Helena Flusfeder reports from Jerusalem on cooperation and conflict in the region. By the year 2000, water, not oil, will be the most precious resource in the Middle East, according to a group of experts cooperating on a water research project at the Technion Israel Institute of Technology.
Jordanian, Palestinian and Israeli scientists are working on the project to develop new methods for treating urban waste water so that it can be used for irrigation in this water-scarce region.
The research, which was launched a year and a half ago, was financed by a philanthropic foundation in Israel (which prefers to remain anonymous), approved by Jordan's King Hussein and coordinated by the Technion's Water Research Institute. Working groups of Jordanian, Palestinian and Israeli researchers have already met twice to discuss the programme - in Amman and at the Technion.
"Water has always been a vital issue in the Middle East. Although achievements in water development and use have been among Israel's hallmarks, the country today, along with its neighbours, faces a water crisis of serious proportions. This crisis has deepened in the past decade, regardless of the amount of rainfall," said Uri Shamir, a water expert at the Technion and director of its Water Research Institute. He has been playing an active role in the negotiations between Israel and its neighbours on the issue of water.
"Nearly all renewable water resources are already being used and experts estimate that within two decades, Israel will have to develop an additional amount of several hundred million cubic metres per year to meet its water needs. Other countries, especially Jordan, are facing a similar situation. Israel and the world need to look to science, technology and research to manage water - the earth's most precious resource - and develop new sources," Professor Shamir said.
The project was launched after the philanthropic foundation proposed a Jordanian-Israeli project to Jordan's King Hussein and Crown Prince Hassan, and Professor Shamir suggested bringing in the Palestinian Water Authority. The scheme recently received Pounds 150,000 from the proceeds of an evening in London sponsored by the British Technion Society, where King Hussein was awarded the Churchill Award for his efforts to bring peace to the Middle East.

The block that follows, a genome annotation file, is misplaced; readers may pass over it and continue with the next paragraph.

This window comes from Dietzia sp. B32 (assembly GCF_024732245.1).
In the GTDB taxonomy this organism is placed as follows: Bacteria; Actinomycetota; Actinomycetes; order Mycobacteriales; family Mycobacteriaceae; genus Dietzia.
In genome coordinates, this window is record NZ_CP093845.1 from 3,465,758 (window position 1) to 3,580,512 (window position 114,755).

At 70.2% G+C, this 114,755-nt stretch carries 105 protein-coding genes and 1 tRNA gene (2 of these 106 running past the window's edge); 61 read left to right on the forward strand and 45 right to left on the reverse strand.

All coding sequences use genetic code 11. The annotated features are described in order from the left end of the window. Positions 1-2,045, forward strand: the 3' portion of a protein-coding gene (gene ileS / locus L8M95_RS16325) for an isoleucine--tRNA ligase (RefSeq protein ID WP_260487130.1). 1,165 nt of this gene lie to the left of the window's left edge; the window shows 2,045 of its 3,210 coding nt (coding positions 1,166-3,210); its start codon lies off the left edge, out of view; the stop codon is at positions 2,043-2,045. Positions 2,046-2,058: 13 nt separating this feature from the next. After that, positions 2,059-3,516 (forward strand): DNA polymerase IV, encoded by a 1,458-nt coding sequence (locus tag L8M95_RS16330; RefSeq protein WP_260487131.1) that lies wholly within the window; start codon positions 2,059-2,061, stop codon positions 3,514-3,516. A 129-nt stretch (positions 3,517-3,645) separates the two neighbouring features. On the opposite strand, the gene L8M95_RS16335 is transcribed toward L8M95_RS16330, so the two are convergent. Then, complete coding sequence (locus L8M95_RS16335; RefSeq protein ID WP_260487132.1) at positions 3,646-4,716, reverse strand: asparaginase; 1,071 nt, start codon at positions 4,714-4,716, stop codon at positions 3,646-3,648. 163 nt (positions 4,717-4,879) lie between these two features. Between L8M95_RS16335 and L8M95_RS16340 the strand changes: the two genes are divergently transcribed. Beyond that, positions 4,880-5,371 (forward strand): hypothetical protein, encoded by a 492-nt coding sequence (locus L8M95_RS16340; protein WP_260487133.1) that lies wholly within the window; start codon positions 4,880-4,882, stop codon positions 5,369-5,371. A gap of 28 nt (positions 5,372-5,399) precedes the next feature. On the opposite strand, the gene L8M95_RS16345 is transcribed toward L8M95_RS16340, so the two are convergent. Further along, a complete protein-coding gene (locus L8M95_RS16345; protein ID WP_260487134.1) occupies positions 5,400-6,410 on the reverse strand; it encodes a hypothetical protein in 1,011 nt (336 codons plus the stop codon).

Research on the project includes developing technologies for treating waste water for re-use in agriculture; irrigation with saline and brackish water; and the desalination of sea water and brackish ground water.
"We need to treat the waste water before disposing of it," Professor Shamir said. "Municipalities are bound to treat the waste water to levels which allow safe disposal into the environment . . . into the sea, rivers, lakes or return it for re-use. In water-deprived countries, such as in the Middle East, waste water should be re-used in agriculture."
Special technologies have to be developed for the treatment of waste water, especially for small communities (of between 2,000 and 20,000 people), where the methods should be cheap and easy to operate and the recycled water is used for non-edible cash crops such as cotton.
Professor Shamir said that a full-scale desalination project requires "mega-bucks," but work will have to "start at a more realistic level, with labs that utilise our existing facilities."
He compared this project to other international research cooperation schemes, saying that specifics are often influenced by politics, and progress is usually slower than when all the researchers are from one country. "During the closure of the territories, the Palestinians couldn't meet. It sometimes takes longer to cooperate because of a difference in interests, in backgrounds. We are very careful to arrange the project so that everyone can contribute and everyone can benefit."
"The intention is to divide the work so that each person will work according to their strengths. Given the will to cooperate, the mode of cooperation is evident," he added.
This seems to be the case on all sides. Marwan Haddad, a professor of environmental engineering at An-Najah University in Nablus, who represents the Palestine Water Authority in the joint meetings, said: "We encourage such activity. There is a great need for the partners to meet, to discuss the problem, to do joint work."
He is interested in the technology transfer between the three partners in order to solve the local water problems and says they would like to consolidate this in practice. Despite the fact that the project has been going for a year and a half, it is basically still on paper, according to Professor Haddad. He added: "If you invest in peace, you get peace. Peace is not only security, it is socio-economics."